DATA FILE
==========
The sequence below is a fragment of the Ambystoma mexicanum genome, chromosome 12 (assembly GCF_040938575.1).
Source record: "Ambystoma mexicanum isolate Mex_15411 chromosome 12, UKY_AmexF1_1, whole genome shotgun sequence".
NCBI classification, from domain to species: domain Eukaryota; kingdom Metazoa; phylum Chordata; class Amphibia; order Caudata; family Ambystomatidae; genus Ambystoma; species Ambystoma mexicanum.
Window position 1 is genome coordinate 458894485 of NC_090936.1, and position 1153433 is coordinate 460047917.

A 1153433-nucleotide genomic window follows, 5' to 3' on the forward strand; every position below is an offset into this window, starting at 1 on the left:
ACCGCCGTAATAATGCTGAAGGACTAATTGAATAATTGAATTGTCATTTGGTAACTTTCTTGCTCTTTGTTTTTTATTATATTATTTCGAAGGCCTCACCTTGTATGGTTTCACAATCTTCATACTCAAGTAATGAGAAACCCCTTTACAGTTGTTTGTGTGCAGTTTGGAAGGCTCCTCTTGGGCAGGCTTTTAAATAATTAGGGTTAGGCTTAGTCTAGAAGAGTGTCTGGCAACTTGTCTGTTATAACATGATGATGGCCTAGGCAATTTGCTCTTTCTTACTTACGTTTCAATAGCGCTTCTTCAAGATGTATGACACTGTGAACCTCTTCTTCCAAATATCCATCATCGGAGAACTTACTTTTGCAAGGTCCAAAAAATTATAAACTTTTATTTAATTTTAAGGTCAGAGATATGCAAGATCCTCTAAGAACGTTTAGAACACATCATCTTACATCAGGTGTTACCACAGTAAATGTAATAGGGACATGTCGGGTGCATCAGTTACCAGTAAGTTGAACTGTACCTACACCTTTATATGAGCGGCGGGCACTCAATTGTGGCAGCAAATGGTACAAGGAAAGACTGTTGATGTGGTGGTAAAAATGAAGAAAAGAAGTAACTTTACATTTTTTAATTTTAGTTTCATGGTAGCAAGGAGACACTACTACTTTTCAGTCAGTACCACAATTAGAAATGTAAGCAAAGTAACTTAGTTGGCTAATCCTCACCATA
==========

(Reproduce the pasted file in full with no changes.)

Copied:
The sequence below is a fragment of the Ambystoma mexicanum genome, chromosome 12 (assembly GCF_040938575.1).
Source record: "Ambystoma mexicanum isolate Mex_15411 chromosome 12, UKY_AmexF1_1, whole genome shotgun sequence".
NCBI classification, from domain to species: domain Eukaryota; kingdom Metazoa; phylum Chordata; class Amphibia; order Caudata; family Ambystomatidae; genus Ambystoma; species Ambystoma mexicanum.
Window position 1 is genome coordinate 458894485 of NC_090936.1, and position 1153433 is coordinate 460047917.

A 1153433-nucleotide genomic window follows, 5' to 3' on the forward strand; every position below is an offset into this window, starting at 1 on the left:
ACCGCCGTAATAATGCTGAAGGACTAATTGAATAATTGAATTGTCATTTGGTAACTTTCTTGCTCTTTGTTTTTTATTATATTATTTCGAAGGCCTCACCTTGTATGGTTTCACAATCTTCATACTCAAGTAATGAGAAACCCCTTTACAGTTGTTTGTGTGCAGTTTGGAAGGCTCCTCTTGGGCAGGCTTTTAAATAATTAGGGTTAGGCTTAGTCTAGAAGAGTGTCTGGCAACTTGTCTGTTATAACATGATGATGGCCTAGGCAATTTGCTCTTTCTTACTTACGTTTCAATAGCGCTTCTTCAAGATGTATGACACTGTGAACCTCTTCTTCCAAATATCCATCATCGGAGAACTTACTTTTGCAAGGTCCAAAAAATTATAAACTTTTATTTAATTTTAAGGTCAGAGATATGCAAGATCCTCTAAGAACGTTTAGAACACATCATCTTACATCAGGTGTTACCACAGTAAATGTAATAGGGACATGTCGGGTGCATCAGTTACCAGTAAGTTGAACTGTACCTACACCTTTATATGAGCGGCGGGCACTCAATTGTGGCAGCAAATGGTACAAGGAAAGACTGTTGATGTGGTGGTAAAAATGAAGAAAAGAAGTAACTTTACATTTTTTAATTTTAGTTTCATGGTAGCAAGGAGACACTACTACTTTTCAGTCAGTACCACAATTAGAAATGTAAGCAAAGTAACTTAGTTGGCTAATCCTCACCATA